The bears of Bern have been a city highlight for over 500 years.
On the edge of the Aare River, across from the old town (Altstadt) of Bern, Switzerland, is one of Bern’s most famous tourist attractions: the Bärengraben, or Bear Park. In Bern, you’ll find images of bears everywhere you look. Bear cookies, bear sculptures, bear doorknobs, and bear flags are just a few examples.
Legend has it in 1191 Duke Berthold the Fifth swore to name his newly founded town after the first animal he killed on a hunt in the surrounding forest, which turned out to be a bear. The town embraced this beer-centric worldview and decided that if they were going to be called bear, they should have some bears.
In 1513, the first bear pit was set up in the city near the Käfigturm (Cage Tower) in what is present-day called Bärenplatz (Bear Square.) This bear pit was relocated in 1764 to the Schanzengraben (Moat) in Bollwerk, in front of the gateway to the city. The final, still visible bear pit was opened on May 27, 1857.
Over the centuries the bears of Bern have been visited by luminaries such as the German Emperor, the King of Siam, Alexander Dumas, Albert Einstien (it was a short walk from his apartment at Kramgasse 49,] and even Lenin stopping by.
In an age before animal rights, the bears were treated inhumanely and kept crowded in the small pit, resulting in fights between the bears and the resulting injuries. They were fed a vegetarian diet, and onlookers would toss bits of cheese to the well-fed animals. The bears did occasionally get their fill of meat when an eager onlooker tumbled head over heels into the pit. In 1903 a drunk convict fell into the pit, passed out, and spent the night there. He was incredibly lucky; he was about to be mauled to death when authorities found him and intervened.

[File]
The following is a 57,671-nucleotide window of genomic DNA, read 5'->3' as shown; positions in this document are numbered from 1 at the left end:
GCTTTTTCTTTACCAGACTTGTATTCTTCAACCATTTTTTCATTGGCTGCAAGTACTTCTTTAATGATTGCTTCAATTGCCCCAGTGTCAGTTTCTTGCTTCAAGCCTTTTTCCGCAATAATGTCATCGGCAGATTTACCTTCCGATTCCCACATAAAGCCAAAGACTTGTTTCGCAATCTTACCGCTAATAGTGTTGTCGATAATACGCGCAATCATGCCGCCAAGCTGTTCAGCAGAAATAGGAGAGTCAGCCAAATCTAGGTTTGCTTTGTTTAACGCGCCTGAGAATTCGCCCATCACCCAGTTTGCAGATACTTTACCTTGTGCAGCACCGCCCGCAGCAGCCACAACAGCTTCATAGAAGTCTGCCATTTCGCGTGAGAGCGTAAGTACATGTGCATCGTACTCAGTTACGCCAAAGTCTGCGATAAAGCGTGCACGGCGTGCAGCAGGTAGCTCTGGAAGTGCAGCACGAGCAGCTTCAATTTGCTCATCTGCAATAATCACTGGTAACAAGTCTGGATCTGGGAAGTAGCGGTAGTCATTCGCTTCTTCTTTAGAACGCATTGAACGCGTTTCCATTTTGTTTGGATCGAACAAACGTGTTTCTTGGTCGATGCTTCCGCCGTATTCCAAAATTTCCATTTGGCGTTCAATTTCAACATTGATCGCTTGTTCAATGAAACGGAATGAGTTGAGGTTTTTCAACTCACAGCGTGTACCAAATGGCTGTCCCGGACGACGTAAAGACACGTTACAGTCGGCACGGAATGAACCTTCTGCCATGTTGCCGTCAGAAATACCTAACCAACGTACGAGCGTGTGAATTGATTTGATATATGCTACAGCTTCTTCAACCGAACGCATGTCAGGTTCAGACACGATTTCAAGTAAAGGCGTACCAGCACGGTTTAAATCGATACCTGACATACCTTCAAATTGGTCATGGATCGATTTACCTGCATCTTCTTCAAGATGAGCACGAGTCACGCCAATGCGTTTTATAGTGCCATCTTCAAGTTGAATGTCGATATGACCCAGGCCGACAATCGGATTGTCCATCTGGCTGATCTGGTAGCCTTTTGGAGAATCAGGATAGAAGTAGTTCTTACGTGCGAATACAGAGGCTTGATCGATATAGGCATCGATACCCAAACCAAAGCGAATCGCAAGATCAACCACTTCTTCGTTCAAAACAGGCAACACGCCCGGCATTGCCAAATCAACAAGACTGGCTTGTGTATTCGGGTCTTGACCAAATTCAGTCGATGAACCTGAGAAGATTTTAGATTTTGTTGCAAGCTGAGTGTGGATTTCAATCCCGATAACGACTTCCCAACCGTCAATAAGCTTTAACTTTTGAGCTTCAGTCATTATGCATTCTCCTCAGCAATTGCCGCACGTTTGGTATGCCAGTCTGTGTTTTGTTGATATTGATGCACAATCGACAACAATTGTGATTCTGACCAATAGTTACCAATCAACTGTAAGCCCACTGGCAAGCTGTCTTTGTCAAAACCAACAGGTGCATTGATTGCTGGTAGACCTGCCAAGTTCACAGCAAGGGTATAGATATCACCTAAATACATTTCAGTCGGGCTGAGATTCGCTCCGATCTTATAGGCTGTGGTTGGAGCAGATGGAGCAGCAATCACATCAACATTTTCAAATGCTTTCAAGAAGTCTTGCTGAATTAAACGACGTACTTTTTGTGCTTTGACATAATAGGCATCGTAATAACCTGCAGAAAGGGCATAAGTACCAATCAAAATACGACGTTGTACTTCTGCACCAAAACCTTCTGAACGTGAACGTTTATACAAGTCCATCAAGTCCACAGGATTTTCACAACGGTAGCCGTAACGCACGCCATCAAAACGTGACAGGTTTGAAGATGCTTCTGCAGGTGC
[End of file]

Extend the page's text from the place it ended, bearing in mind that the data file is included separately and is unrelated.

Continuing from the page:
Things got slightly better for the bears over the years, but the pit (remodeled in the mid-1990s) was still much too small for the large animals. By 2000 the bear pit, and the mangy, bored bears eating hunks of cheese in it, were becoming an embarrassment for the wealthy and progressive Bern.
In 2009 the last two remaining bears were put down due to health problems and for the first time in 496 years, bears ceased to have a presence in the city of Bern. Then, on October 25, 2009, the renamed Bärenpark opened to the public. The bears of Bern now live in a 6000-square-meter park along the banks of the River Aare. The large bear pit is still accessible to the bears for their continued use and the smaller bear pit now is open to the public and is used as a concert venue from time to time.
Know Before You Go
The number 12 bus will bring you right to the front of the bear park.
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